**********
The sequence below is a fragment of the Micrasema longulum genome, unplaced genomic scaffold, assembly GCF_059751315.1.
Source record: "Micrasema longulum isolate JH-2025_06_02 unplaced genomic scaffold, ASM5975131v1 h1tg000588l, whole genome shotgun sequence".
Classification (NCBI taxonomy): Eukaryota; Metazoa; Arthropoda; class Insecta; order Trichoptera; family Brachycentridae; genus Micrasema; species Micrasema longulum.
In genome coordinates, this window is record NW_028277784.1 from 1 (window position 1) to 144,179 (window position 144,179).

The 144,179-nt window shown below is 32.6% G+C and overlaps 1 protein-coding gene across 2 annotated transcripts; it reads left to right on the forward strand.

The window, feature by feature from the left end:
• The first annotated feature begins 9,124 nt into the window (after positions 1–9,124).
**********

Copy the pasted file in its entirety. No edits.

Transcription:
The sequence below is a fragment of the Micrasema longulum genome, unplaced genomic scaffold, assembly GCF_059751315.1.
Source record: "Micrasema longulum isolate JH-2025_06_02 unplaced genomic scaffold, ASM5975131v1 h1tg000588l, whole genome shotgun sequence".
Classification (NCBI taxonomy): Eukaryota; Metazoa; Arthropoda; class Insecta; order Trichoptera; family Brachycentridae; genus Micrasema; species Micrasema longulum.
In genome coordinates, this window is record NW_028277784.1 from 1 (window position 1) to 144,179 (window position 144,179).

The 144,179-nt window shown below is 32.6% G+C and overlaps 1 protein-coding gene across 2 annotated transcripts; it reads left to right on the forward strand.

The window, feature by feature from the left end:
• The first annotated feature begins 9,124 nt into the window (after positions 1–9,124).